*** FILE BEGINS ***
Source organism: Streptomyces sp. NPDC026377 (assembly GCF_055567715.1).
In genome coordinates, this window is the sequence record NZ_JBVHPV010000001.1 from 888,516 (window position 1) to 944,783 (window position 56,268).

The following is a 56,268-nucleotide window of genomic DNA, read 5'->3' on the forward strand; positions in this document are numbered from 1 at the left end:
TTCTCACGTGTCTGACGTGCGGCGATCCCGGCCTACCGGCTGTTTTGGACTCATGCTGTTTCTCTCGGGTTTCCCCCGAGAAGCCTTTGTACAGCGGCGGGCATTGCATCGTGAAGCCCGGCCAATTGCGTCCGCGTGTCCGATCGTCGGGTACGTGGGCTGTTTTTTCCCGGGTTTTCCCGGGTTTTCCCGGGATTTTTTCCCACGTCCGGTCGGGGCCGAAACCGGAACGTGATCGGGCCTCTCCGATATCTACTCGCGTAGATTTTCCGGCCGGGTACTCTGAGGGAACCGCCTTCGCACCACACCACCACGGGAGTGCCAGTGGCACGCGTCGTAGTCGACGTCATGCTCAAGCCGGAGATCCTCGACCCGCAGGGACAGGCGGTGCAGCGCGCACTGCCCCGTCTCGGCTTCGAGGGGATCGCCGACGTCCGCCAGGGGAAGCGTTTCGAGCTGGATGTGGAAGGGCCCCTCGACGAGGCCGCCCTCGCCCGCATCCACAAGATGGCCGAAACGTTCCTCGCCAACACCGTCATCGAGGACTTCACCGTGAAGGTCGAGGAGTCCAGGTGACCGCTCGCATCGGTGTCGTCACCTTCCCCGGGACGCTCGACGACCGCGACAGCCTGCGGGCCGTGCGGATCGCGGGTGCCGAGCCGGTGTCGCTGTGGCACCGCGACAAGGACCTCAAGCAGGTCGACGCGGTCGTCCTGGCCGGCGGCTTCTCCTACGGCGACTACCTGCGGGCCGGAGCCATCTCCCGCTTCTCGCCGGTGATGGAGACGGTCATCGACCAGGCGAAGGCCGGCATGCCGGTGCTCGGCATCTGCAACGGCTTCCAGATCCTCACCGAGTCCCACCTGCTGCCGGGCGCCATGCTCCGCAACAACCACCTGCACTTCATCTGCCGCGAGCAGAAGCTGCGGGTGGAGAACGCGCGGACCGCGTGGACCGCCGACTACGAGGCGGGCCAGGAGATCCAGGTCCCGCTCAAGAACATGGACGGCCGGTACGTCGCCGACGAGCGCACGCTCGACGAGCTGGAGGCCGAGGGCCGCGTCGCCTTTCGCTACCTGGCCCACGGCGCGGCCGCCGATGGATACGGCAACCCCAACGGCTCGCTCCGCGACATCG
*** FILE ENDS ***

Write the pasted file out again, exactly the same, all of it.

Source organism: Streptomyces sp. NPDC026377 (assembly GCF_055567715.1).
In genome coordinates, this window is the sequence record NZ_JBVHPV010000001.1 from 888,516 (window position 1) to 944,783 (window position 56,268).

The following is a 56,268-nucleotide window of genomic DNA, read 5'->3' on the forward strand; positions in this document are numbered from 1 at the left end:
TTCTCACGTGTCTGACGTGCGGCGATCCCGGCCTACCGGCTGTTTTGGACTCATGCTGTTTCTCTCGGGTTTCCCCCGAGAAGCCTTTGTACAGCGGCGGGCATTGCATCGTGAAGCCCGGCCAATTGCGTCCGCGTGTCCGATCGTCGGGTACGTGGGCTGTTTTTTCCCGGGTTTTCCCGGGTTTTCCCGGGATTTTTTCCCACGTCCGGTCGGGGCCGAAACCGGAACGTGATCGGGCCTCTCCGATATCTACTCGCGTAGATTTTCCGGCCGGGTACTCTGAGGGAACCGCCTTCGCACCACACCACCACGGGAGTGCCAGTGGCACGCGTCGTAGTCGACGTCATGCTCAAGCCGGAGATCCTCGACCCGCAGGGACAGGCGGTGCAGCGCGCACTGCCCCGTCTCGGCTTCGAGGGGATCGCCGACGTCCGCCAGGGGAAGCGTTTCGAGCTGGATGTGGAAGGGCCCCTCGACGAGGCCGCCCTCGCCCGCATCCACAAGATGGCCGAAACGTTCCTCGCCAACACCGTCATCGAGGACTTCACCGTGAAGGTCGAGGAGTCCAGGTGACCGCTCGCATCGGTGTCGTCACCTTCCCCGGGACGCTCGACGACCGCGACAGCCTGCGGGCCGTGCGGATCGCGGGTGCCGAGCCGGTGTCGCTGTGGCACCGCGACAAGGACCTCAAGCAGGTCGACGCGGTCGTCCTGGCCGGCGGCTTCTCCTACGGCGACTACCTGCGGGCCGGAGCCATCTCCCGCTTCTCGCCGGTGATGGAGACGGTCATCGACCAGGCGAAGGCCGGCATGCCGGTGCTCGGCATCTGCAACGGCTTCCAGATCCTCACCGAGTCCCACCTGCTGCCGGGCGCCATGCTCCGCAACAACCACCTGCACTTCATCTGCCGCGAGCAGAAGCTGCGGGTGGAGAACGCGCGGACCGCGTGGACCGCCGACTACGAGGCGGGCCAGGAGATCCAGGTCCCGCTCAAGAACATGGACGGCCGGTACGTCGCCGACGAGCGCACGCTCGACGAGCTGGAGGCCGAGGGCCGCGTCGCCTTTCGCTACCTGGCCCACGGCGCGGCCGCCGATGGATACGGCAACCCCAACGGCTCGCTCCGCGACATCG